Epoxy and wood flour will work. May be the best there is. I use Titebond 3. It works great as a glue, not so well for me as a fairing compond.Yes, I'll "stick" with epoxy!
[quote It was the pictures in that thread you started, "A New Marsh Pirogue" that got me going on this.][/quote]
"A New Mash Pirogue" is seedtick and Keiths build. My son's boat viewtopic.php?f=10&t=8121 is similar. It has less flair and beam. If you are going to build it by "hand and sight", cut your sides to the length you want, wire them together and spread them to the look you want. Scaling the boats length and width will make it narrow and draft more.
Adding this will add weight and more drag to the boat .into, there'd be no real impact, nothing that would require a substantial rub rail. Maybe just a 1/4 in. piece of molding on the outside, something just enough to put a contrasting stripe of paint on, mostly for looks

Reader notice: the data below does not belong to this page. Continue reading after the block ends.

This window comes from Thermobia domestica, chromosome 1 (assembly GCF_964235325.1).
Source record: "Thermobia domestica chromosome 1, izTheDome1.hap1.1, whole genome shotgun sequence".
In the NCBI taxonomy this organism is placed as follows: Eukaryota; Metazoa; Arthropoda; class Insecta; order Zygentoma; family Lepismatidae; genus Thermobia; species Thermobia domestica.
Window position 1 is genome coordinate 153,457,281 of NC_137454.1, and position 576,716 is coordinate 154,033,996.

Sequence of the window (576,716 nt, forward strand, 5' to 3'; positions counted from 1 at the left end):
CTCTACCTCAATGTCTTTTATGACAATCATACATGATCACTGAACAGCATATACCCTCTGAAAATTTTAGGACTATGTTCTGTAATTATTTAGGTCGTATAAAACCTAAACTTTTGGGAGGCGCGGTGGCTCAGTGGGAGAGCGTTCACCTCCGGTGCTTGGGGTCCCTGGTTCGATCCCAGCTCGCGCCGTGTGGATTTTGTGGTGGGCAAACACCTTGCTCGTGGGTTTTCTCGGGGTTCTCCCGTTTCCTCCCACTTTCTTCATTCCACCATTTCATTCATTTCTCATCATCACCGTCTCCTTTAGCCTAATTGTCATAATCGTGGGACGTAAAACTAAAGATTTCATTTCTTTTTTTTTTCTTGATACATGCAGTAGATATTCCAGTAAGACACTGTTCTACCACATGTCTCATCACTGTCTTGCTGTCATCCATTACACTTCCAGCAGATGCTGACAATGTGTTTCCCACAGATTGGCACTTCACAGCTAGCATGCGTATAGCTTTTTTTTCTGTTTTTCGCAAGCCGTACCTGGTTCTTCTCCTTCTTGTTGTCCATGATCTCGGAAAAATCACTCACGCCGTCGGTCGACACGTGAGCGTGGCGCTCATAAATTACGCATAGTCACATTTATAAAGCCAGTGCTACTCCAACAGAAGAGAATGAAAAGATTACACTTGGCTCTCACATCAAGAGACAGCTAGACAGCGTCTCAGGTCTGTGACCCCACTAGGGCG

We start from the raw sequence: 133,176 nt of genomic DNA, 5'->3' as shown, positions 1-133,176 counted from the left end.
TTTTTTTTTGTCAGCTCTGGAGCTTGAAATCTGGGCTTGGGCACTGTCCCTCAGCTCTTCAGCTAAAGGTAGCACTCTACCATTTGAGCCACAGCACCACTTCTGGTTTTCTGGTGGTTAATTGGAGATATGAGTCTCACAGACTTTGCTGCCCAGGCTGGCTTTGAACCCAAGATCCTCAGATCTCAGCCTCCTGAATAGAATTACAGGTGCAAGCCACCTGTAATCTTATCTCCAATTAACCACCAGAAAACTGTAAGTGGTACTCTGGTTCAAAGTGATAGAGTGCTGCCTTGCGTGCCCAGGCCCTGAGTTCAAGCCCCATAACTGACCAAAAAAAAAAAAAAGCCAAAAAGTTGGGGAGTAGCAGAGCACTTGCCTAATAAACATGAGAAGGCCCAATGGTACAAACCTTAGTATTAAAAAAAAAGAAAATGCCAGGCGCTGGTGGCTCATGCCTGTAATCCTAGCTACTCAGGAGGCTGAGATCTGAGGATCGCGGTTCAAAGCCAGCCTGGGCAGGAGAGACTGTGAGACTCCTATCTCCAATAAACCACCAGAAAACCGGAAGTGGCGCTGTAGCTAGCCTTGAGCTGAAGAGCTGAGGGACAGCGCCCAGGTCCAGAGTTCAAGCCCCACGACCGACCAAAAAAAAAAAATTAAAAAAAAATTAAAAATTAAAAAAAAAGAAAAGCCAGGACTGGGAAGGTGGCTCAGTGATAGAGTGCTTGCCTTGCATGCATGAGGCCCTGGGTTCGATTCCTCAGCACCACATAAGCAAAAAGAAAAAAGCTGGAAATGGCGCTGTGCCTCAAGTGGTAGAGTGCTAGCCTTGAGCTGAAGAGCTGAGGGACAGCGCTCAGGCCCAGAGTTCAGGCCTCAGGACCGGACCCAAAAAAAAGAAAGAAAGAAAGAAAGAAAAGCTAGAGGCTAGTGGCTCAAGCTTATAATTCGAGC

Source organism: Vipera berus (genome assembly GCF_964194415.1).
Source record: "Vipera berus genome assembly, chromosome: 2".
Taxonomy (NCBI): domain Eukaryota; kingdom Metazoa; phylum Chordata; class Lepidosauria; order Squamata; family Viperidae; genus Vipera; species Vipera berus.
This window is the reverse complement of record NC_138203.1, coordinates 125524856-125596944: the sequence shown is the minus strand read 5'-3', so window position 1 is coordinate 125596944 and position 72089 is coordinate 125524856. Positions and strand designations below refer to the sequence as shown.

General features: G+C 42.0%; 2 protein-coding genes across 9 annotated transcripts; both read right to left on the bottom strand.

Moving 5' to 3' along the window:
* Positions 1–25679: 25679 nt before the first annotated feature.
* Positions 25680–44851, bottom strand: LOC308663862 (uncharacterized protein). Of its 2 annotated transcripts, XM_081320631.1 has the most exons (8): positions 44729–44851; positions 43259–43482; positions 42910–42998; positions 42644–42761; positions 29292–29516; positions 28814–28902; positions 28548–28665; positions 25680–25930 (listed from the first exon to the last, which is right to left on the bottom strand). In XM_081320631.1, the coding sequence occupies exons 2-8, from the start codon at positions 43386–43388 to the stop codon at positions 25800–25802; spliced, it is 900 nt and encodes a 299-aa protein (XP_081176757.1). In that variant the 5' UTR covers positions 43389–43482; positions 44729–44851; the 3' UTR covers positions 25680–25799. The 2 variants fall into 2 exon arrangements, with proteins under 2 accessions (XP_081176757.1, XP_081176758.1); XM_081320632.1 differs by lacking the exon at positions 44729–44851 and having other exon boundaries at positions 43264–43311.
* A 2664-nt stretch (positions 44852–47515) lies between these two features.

3/8" wood be stiffer but much heavier and you may would need an extra sheet of 1/4" plywood, unless you used 3/8" for the whole boat.Maybe use 3/8 inch for the bottom? One the other hand, those bottom "ribs" do look more like battens and wouldn't really be in the way. . . I don't know.
You could add "bottom ribs" after you tried the boat, if they were needed.
If you can stand in the boat, the seat won't be too low. You will probably want it higher.In fact, I can see where it's possible I might just use one of those "throw-able boat cushions" for a seat. My UJ /8" would be hepirogue seat might be kind of high for seated paddling, won't know 'till I try it. One thing I can say about a fixed seat is that it would make the hull a bit stiffer
Food for thought:
24" to 26" wide floor, floor 12' long, Overall beam 36+", 11" to 12" high sides, 1/4" okoume, white oak or pine laddered gunnels, a detachable bench seat( removed for polling, attached to the sides for sitting), rocker = 3" bow and 2" stern